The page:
This is what the Facebook coin will look like

The popularity of BTC is rising and the amount of trades at exchanges increases every day. Therefore the social media giant presents the working paper for its own crypto currency. Although Facebook has numerous (size) advantages, there are also tricky questions to be answered.

On Wednesday, the curtain will be lifted over a strictly guarded secret. The social media group Facebook presents its own crypto currency, Libra, to the media. The public will be able to view the working paper (white paper) on 18 July. With a base of 2.3 billion users (with many fake accounts), Facebook has a market power that Fintech providers and credit card companies should worry about.

No currency

The crypto transactions are likely to take place via the subsidiary services Whatsapp, Instagram and Messenger, which already require a mobile phone number for identification purposes. The Facebook-Coin is to be used for transfers between Facebook users, in e-commerce and also for payments in “real” shops. The decisive factor will be whether the crypto currency becomes a purely internal Facebook program or whether it can also be used outside the system.

Further details that determine the success of the Facebook currency are also still open. We already know that Libra is not a currency of its own, but a stable coin. The value is tied to a basket of traditional currencies. As a result, the coin is immune to the high swings that plague many other currencies.

The stability of the currency is probably less of an issue in Europe and the USA. With the Libra, Facebook is probably targeting developing countries first anyway, where only a few inhabitants have a bank account. A market expert believes that in these countries the legislator Facebook will also “stand less on its feet”. Migrants who send part of their income back home could be their target customers, for example. Today they are often dependent on expensive services such as Western Union.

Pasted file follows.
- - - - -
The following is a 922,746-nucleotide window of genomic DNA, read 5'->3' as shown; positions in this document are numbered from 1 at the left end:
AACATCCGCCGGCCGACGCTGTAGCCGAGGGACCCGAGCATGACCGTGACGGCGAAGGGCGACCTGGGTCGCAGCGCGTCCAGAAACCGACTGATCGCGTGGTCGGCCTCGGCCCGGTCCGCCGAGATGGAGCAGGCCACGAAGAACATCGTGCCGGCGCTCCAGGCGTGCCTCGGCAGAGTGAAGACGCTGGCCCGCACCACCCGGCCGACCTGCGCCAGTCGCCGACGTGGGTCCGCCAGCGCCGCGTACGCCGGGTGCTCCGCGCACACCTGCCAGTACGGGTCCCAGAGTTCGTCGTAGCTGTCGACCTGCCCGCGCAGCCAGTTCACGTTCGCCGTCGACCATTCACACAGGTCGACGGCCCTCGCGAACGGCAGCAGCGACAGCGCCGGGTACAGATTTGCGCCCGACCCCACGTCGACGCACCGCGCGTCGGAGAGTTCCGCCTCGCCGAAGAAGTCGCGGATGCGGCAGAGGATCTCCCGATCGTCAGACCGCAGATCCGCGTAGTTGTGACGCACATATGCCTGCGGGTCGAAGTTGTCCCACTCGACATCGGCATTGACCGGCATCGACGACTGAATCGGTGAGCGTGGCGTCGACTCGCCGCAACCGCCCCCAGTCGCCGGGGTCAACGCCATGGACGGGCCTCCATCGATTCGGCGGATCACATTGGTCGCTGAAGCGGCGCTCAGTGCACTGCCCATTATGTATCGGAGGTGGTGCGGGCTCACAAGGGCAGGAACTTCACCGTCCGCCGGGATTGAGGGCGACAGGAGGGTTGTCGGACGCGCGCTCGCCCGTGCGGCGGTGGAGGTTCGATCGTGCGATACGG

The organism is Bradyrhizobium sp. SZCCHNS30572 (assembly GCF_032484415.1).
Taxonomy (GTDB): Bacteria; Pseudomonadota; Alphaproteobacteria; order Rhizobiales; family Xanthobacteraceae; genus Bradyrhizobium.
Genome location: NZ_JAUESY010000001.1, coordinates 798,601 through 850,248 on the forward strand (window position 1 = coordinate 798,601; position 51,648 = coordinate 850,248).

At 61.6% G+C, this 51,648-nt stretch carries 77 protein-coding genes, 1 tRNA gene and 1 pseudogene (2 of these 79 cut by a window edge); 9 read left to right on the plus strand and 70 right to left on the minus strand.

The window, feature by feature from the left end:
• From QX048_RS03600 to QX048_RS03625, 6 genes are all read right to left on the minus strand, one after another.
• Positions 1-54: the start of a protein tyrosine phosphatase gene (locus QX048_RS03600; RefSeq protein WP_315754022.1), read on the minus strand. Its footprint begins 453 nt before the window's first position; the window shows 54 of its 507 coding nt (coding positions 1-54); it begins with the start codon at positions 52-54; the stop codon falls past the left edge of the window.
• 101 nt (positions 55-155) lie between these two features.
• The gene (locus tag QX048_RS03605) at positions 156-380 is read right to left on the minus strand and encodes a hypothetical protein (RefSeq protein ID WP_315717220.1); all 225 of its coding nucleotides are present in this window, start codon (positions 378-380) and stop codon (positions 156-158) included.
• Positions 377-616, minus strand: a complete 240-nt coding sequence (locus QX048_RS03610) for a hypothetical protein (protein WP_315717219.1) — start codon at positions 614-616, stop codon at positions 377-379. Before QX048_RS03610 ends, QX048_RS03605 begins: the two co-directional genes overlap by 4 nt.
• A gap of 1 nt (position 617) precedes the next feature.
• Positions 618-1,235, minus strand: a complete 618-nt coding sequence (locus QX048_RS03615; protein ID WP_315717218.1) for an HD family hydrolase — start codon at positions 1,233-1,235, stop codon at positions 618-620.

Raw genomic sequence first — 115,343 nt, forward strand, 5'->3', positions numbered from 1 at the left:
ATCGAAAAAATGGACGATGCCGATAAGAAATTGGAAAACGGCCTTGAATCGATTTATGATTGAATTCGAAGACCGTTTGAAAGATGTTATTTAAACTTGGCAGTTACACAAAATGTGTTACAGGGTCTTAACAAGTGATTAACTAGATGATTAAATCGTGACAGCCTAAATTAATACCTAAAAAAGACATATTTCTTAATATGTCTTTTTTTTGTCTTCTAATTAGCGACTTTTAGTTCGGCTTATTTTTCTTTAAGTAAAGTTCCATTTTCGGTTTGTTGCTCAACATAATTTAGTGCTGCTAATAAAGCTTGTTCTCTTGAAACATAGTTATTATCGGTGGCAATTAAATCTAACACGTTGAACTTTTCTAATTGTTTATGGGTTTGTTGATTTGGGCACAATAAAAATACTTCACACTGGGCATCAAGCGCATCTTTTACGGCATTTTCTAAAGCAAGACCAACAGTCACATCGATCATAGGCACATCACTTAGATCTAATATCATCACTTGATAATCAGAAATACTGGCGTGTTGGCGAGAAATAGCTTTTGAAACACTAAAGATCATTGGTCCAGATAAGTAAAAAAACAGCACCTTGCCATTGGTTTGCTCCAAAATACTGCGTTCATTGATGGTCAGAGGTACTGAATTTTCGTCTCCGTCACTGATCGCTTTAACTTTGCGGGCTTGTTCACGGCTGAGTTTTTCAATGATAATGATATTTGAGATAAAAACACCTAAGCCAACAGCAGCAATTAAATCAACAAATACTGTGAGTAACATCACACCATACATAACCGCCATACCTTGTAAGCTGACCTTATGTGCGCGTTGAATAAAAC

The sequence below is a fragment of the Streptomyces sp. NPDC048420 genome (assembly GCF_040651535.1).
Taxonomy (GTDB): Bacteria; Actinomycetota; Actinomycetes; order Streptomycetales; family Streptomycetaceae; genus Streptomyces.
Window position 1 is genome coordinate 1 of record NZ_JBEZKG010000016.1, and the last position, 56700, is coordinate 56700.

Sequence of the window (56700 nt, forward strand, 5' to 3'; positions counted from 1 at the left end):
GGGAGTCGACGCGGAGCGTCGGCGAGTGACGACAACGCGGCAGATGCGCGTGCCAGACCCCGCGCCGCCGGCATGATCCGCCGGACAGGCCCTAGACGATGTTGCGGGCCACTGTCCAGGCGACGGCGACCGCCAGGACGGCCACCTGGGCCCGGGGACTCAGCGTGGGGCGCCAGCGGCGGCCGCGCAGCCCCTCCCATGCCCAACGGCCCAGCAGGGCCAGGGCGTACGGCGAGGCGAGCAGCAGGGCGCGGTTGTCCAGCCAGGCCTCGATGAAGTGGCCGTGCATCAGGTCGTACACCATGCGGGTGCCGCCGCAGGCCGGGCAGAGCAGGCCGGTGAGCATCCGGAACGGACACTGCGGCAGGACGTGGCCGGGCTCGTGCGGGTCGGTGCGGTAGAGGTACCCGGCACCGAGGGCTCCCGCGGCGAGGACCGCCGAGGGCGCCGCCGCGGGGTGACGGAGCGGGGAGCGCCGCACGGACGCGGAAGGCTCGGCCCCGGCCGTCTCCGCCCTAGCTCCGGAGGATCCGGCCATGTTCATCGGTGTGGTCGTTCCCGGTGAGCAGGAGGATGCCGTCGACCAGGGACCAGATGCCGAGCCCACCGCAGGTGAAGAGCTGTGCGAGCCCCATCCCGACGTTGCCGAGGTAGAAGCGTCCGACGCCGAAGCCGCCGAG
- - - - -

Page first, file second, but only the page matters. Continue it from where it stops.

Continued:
With interest?

In the current interest environment, it will be decisive whether Facebook will pay interest on users’ credit balances. If so, this would be a first among crypto currencies. The huge customer balances could be deposited with the central banks, for example in the USA at an interest rate of over 2% at the moment.

The new currency would be managed by a foundation that Facebook recently set up in Geneva. This would make the Facebook coin a “Swiss currency” subject to local regulation. This foundation would also manage the currency basket on which the coin is based, making it a major player in the foreign exchange market.

The Facebook coin is due to be launched in 2020 at the earliest, by which time numerous legal obstacles will have to be removed, especially in terms of customer identification and cross-border transactions. For example, the Facebook coin could be classified as a security in the USA because of the basket deposited. The biggest question, however, is whether customers entrust Facebook with financial matters. The company has not given a good picture of privacy protection in the past.